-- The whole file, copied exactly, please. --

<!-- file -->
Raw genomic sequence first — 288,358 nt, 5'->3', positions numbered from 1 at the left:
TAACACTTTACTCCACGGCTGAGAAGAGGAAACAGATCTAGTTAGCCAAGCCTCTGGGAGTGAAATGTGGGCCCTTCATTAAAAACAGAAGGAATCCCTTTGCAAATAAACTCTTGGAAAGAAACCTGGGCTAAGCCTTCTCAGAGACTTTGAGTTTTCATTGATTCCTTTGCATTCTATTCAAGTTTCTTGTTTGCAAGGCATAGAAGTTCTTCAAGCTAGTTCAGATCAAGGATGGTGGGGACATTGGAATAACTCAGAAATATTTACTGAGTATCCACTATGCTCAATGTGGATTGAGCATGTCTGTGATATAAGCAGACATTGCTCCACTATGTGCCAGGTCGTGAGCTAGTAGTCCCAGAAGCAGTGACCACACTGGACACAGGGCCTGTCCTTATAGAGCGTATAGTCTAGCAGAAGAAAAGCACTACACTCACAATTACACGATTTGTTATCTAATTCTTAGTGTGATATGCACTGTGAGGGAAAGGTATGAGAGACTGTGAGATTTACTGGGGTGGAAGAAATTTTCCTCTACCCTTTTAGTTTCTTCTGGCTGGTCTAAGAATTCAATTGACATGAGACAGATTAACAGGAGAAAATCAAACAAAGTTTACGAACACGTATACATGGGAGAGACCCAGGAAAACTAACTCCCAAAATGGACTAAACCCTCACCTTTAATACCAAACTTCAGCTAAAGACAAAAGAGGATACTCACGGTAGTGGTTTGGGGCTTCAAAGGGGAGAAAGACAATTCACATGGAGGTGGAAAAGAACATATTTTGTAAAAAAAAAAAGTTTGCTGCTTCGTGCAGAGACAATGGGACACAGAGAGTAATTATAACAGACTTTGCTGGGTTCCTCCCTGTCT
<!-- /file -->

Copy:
Raw genomic sequence first — 288,358 nt, 5'->3', positions numbered from 1 at the left:
TAACACTTTACTCCACGGCTGAGAAGAGGAAACAGATCTAGTTAGCCAAGCCTCTGGGAGTGAAATGTGGGCCCTTCATTAAAAACAGAAGGAATCCCTTTGCAAATAAACTCTTGGAAAGAAACCTGGGCTAAGCCTTCTCAGAGACTTTGAGTTTTCATTGATTCCTTTGCATTCTATTCAAGTTTCTTGTTTGCAAGGCATAGAAGTTCTTCAAGCTAGTTCAGATCAAGGATGGTGGGGACATTGGAATAACTCAGAAATATTTACTGAGTATCCACTATGCTCAATGTGGATTGAGCATGTCTGTGATATAAGCAGACATTGCTCCACTATGTGCCAGGTCGTGAGCTAGTAGTCCCAGAAGCAGTGACCACACTGGACACAGGGCCTGTCCTTATAGAGCGTATAGTCTAGCAGAAGAAAAGCACTACACTCACAATTACACGATTTGTTATCTAATTCTTAGTGTGATATGCACTGTGAGGGAAAGGTATGAGAGACTGTGAGATTTACTGGGGTGGAAGAAATTTTCCTCTACCCTTTTAGTTTCTTCTGGCTGGTCTAAGAATTCAATTGACATGAGACAGATTAACAGGAGAAAATCAAACAAAGTTTACGAACACGTATACATGGGAGAGACCCAGGAAAACTAACTCCCAAAATGGACTAAACCCTCACCTTTAATACCAAACTTCAGCTAAAGACAAAAGAGGATACTCACGGTAGTGGTTTGGGGCTTCAAAGGGGAGAAAGACAATTCACATGGAGGTGGAAAAGAACATATTTTGTAAAAAAAAAAAGTTTGCTGCTTCGTGCAGAGACAATGGGACACAGAGAGTAATTATAACAGACTTTGCTGGGTTCCTCCCTGTCT